The conclusion of the initial installment of the story found my wife and me hunkering down, resigned to putting up with the ongoing noise for the time being, while contemplating a potential next move, but not eager to make one because of the potential confrontation or ill will it might generate. Because most of the noise comes during the warmer months, and particularly the summer when the neighbors’ backyard pool is open and in use, we got a long-awaited respite once the family closed it down in the fall of the first year they moved in.

For perhaps four months or so after that until springtime of the second year, we were able to enjoy some peace and quiet. Not complete, mind you, but with the noise level much reduced. With their five kids in school during the day in the colder months, and temperatures often too wintry afterward in the small slice of daylight left to play outside for long when they returned home, there was simply not as much opportunity to wreak havoc on the airwaves.

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A mouse in my pocket

The pocket that held the mouse whose luck turned around.
Once in a while there is the chance to save a mouse from the carnage that goes along with owning cats who like to hunt. What difference does it make?

As much as I love our cats, one of the tradeoffs is dealing with the other animals they kill. Periodically, my wife or I will open the front door to find lying on our concrete porch a dead bird or mouse, or leftover mangled rabbit parts, lifeless before us.

My wife cannot face such scenes, and calls me in to take care of the mess if I haven’t yet come across it myself. Otherwise I will try to handle the cleanup of any blood or entrails, and dispose of the body, before she has a chance to see it, perhaps giving her a brief report later — if even that isn’t too much for her to hear.

While I’m not freaked out by the small, dead bodies and don’t mind the task itself, still, it always brings at least some pangs of regret or sadness.

Last year I remember finding a beautiful yellow finch at the foot of the short wooden staircase outside our kitchen door that opens into the attached garage, which is accessible via cat door and serves as another location where the cats leave their kills. Holding the finch in my hands, its eyes unseeing, but body and breast both still warm and supple, an emptiness arose inside and a lump came to my throat. Only moments ago it had to have been full of life. At the same time that you know cats are only doing what’s natural, your heart sinks to see such a beautiful, feathered and fellow creature — up close and personal, but gone.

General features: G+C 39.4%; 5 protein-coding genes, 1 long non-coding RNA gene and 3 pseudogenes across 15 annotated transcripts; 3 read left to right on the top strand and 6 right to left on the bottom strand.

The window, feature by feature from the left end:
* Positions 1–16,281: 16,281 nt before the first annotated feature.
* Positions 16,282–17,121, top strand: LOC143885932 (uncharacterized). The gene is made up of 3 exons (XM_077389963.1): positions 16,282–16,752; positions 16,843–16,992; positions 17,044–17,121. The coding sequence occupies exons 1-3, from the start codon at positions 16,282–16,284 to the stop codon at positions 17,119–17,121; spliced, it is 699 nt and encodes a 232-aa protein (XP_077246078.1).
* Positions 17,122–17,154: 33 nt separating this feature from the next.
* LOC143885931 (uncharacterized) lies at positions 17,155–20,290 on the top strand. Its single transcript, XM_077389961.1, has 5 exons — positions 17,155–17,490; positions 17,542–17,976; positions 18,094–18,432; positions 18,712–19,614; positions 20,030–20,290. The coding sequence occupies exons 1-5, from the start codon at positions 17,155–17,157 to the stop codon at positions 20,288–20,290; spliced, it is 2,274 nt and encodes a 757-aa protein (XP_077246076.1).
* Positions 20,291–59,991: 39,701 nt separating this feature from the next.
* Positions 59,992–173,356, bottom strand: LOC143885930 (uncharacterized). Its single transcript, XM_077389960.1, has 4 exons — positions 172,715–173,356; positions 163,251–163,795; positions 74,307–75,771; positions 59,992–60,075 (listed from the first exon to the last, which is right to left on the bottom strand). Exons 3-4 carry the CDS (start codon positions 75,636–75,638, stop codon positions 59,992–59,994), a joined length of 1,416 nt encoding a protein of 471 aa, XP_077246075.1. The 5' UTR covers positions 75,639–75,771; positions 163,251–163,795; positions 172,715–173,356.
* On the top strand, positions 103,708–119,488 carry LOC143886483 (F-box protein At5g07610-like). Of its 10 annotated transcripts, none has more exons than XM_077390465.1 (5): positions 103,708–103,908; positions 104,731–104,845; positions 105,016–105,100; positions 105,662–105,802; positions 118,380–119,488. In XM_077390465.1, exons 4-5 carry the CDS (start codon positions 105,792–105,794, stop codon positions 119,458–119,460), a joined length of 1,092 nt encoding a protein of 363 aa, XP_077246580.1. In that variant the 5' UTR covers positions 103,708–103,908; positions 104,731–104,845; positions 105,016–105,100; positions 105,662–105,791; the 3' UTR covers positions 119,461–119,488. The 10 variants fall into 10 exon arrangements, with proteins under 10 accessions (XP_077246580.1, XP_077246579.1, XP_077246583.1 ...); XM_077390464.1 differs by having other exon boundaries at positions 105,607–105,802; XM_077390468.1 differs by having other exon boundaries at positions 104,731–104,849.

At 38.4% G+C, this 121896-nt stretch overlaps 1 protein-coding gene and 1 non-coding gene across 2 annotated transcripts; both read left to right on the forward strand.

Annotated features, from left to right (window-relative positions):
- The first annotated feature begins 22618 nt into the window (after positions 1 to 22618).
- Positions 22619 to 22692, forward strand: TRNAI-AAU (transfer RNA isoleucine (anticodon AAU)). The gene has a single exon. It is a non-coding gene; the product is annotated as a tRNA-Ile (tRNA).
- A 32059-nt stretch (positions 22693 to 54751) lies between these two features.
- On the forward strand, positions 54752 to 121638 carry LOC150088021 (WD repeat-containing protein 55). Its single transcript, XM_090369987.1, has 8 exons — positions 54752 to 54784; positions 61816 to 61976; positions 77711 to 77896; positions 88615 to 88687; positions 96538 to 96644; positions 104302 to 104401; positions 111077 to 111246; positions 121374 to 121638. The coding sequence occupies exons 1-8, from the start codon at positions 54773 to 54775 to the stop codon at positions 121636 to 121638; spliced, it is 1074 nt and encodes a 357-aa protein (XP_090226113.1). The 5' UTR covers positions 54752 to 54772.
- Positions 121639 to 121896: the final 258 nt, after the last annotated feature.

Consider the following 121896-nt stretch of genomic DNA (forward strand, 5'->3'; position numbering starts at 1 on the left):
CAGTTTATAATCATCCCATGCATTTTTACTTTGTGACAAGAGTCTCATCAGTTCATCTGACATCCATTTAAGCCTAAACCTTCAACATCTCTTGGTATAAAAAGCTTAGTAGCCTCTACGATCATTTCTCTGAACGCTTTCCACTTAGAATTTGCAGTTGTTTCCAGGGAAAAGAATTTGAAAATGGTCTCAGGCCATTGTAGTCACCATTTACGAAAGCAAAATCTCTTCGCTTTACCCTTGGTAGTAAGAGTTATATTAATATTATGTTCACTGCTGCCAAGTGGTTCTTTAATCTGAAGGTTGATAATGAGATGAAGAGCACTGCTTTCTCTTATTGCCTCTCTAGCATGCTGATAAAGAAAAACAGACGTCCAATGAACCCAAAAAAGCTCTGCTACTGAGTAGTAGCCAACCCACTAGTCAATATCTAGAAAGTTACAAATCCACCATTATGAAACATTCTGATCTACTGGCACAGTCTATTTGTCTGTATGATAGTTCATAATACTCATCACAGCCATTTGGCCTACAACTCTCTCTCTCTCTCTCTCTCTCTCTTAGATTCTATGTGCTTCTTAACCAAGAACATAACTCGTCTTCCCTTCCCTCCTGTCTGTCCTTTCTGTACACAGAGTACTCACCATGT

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Cats versus kids: the choice is clear

Honestly, kids don’t have much going for them other than carrying on the family name. And you might have very good reason to fear even that. Cats, on the other hand… Well, by almost every other measure, they’ve got kids beat by a country mile.

From the cost to raise them to their agreeable nature, disciplined habits, all-around respectful behavior, and athletic ability — from toilet training all the way through the teenage years — it’s not hard to find a slew of reasons why you might find a cat preferable to a kid. Why anybody in their right mind would think otherwise is hard to fathom. In fact, once done reading these 36 reasons, you might well be itchin’ to find the nearest merchandise return counter to exchange your snotty hapless kid for a felicitous furry feline.

  1. You can raise six cats for the cost of one-quarter of a kid.
  2. You don’t have to pay for cats to go to college.
  3. Cats won’t owe student loan debt the rest of their life and yours.
  4. Cats come in five or six different fur colors.
  5. Kids scream. Cats purr.
  6. Cats will still cuddle with you on the sofa after they’ve grown up.
  7. Kids will move back home to live on the sofa after they’ve grown up.
  8. Cats know how to pee in the box right away and don’t need to be potty-trained.
  9. When a cat meows back at you, you know they appreciate you. When a kid talks back, it ain’t the same.